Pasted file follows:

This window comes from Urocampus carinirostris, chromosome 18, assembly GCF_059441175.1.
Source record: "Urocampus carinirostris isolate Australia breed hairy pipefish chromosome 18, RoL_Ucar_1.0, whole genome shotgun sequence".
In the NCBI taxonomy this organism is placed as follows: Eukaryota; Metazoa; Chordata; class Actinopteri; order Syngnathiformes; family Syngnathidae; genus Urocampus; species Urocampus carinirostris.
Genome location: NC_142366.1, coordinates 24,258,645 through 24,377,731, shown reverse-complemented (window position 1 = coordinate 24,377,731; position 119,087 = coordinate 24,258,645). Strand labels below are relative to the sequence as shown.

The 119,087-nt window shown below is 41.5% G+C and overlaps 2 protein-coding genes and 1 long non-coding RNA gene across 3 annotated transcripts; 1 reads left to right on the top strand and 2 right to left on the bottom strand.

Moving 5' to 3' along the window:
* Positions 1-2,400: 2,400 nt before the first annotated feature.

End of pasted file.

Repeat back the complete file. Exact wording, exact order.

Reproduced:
This window comes from Urocampus carinirostris, chromosome 18, assembly GCF_059441175.1.
Source record: "Urocampus carinirostris isolate Australia breed hairy pipefish chromosome 18, RoL_Ucar_1.0, whole genome shotgun sequence".
In the NCBI taxonomy this organism is placed as follows: Eukaryota; Metazoa; Chordata; class Actinopteri; order Syngnathiformes; family Syngnathidae; genus Urocampus; species Urocampus carinirostris.
Genome location: NC_142366.1, coordinates 24,258,645 through 24,377,731, shown reverse-complemented (window position 1 = coordinate 24,377,731; position 119,087 = coordinate 24,258,645). Strand labels below are relative to the sequence as shown.

The 119,087-nt window shown below is 41.5% G+C and overlaps 2 protein-coding genes and 1 long non-coding RNA gene across 3 annotated transcripts; 1 reads left to right on the top strand and 2 right to left on the bottom strand.

Moving 5' to 3' along the window:
* Positions 1-2,400: 2,400 nt before the first annotated feature.